Yet another in my erratic series of book reviews cum notes. This time I’m reading “The Botany of Desire:A Plant’s-eye View of the World” by Michael Pollan.
The introduction lays out the land of the book, sections on apples, tulips, marijuana and potatoes and the central thesis: that it’s a useful idea to consider that not only do we domesticate plants but that in a sense plants naturalise us. As stated in the introduction this thesis felt a bit hardline, grating a little for my taste but once into the reading this feeling receded since the illustrative stories are enticing and nicely written.
First up, are is the story of apples in American and the folk hero, Johnny Appleseed, who travelled the mid-West, setting up ad hoc orchards from seeds, a little way in front of the settler-wave, and sold them trees as they moved into the area.
The point about apples is that they don’t grow true from seed, take a fine apple and plant its seed and what you get is a lucky dip. This is a recurring theme, plants amenable to domestication appear quite often to be those amenable to quickly producing a wide variety. To grow “true” from an apple you need to graft from the parent onto a root stock. It’s always struck me as something of a miracle that grafting works and that people managed to discover it.
Apples were significant to the early settlers since they offered sweetness (sugar would not have been very available), a sense of order when planted in neat orchards and cider. It seems cider played a big part in the popularity of Johnny Appleseed during his life, since the apples grown from seed were most often best suited to cider-making rather than eating. After he died the temperance movement gained strength in the US, and this aspect of apple cultivation was pushed into the background.
Despite the focus on Johnny Appleseed (and comparisons to Dionysus) the thing that will remain with me from this section is the descriptions of the wild apple forests around Alma-ata in Kazakhstan. You can get a flavour of the place from the fabulous images here, in an article in Orion Magazine and here, on the BBC website. These wild trees are important because they represent massive genetic diversity. The drawback of grafted plants is that they are genetically identical to their parents, so over time they become more and more susceptible to pests and diseases which evolve freely to take advantage of their stasis.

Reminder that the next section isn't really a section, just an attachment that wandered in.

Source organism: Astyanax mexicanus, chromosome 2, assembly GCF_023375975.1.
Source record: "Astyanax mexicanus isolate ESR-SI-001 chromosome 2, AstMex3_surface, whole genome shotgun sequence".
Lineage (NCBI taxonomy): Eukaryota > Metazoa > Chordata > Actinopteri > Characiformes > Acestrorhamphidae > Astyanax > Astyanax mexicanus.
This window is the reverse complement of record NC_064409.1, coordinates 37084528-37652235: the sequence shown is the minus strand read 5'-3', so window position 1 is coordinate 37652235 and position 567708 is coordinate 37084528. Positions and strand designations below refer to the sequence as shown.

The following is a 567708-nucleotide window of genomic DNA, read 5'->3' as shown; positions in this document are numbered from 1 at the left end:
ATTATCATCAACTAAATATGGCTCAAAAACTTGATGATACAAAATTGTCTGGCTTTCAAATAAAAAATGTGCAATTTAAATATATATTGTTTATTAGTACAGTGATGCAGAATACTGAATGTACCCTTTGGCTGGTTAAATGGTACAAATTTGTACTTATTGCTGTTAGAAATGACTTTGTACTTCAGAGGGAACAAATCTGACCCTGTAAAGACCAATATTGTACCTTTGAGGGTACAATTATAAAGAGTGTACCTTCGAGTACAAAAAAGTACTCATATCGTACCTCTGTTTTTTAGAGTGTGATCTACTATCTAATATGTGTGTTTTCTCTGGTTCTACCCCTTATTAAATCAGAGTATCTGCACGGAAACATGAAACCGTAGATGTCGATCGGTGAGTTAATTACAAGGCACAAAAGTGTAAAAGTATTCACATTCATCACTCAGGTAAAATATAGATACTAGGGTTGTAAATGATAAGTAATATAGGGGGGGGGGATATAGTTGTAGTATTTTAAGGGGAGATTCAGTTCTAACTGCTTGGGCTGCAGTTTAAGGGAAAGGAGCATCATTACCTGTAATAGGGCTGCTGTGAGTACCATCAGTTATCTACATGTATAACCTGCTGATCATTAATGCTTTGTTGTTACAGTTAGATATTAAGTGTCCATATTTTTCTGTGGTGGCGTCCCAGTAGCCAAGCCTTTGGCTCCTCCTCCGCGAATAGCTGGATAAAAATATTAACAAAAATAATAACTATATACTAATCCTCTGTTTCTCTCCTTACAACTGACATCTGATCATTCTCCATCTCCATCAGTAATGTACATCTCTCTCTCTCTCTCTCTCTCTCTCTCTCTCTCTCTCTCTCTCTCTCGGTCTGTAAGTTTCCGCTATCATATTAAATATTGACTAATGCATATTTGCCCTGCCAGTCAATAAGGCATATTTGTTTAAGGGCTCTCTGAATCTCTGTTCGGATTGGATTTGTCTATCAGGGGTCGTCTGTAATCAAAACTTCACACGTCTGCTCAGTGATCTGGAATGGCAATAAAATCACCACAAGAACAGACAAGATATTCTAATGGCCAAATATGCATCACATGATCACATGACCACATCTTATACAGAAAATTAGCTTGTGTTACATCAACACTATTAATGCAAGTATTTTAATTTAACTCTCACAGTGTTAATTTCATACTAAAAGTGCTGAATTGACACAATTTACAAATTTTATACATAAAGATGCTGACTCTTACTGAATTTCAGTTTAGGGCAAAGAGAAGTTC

After the apples come the tulips, and Tulip Mania amongst the unlikeliest of enthusiasts: the Dutch. Tulips are a relatively recent addition to the pantheon of flowers, unlike the rose and the lily which appear in the Bible, tulips appear to have been introduced to Europe from Turkey in around 1550.
Interesting thought from this section: flowers became beautiful before there were ever humans to appreciate them – in a sense flowers are the result of the aesthetic decisions of bees (and other pollinating insects).
Tulip Mania was a speculative bubble in the Netherlands slightly before the middle of the 17th century wherein the prices paid for tulip bulbs skyrocketed, a single bulb fetching the equivalent of a acres of land or a fine townhouse, only to crash thereafter.
The flower in the picture to the left is Semper Augustus, emblematic of the most valued of the tulips during tulip mania. The interesting thing is that the most prized of these flowers – those that had “broken” – were actually suffering the effects of a virus from which their line would eventually weaken and die. “Broken” refers to the variegated appearance with a dark colour, appearing in streaks on a lighter background. The modern Rembrandt tulips are similar in colouring but, according to Pollan, less impressive than the best of the virus “broken”.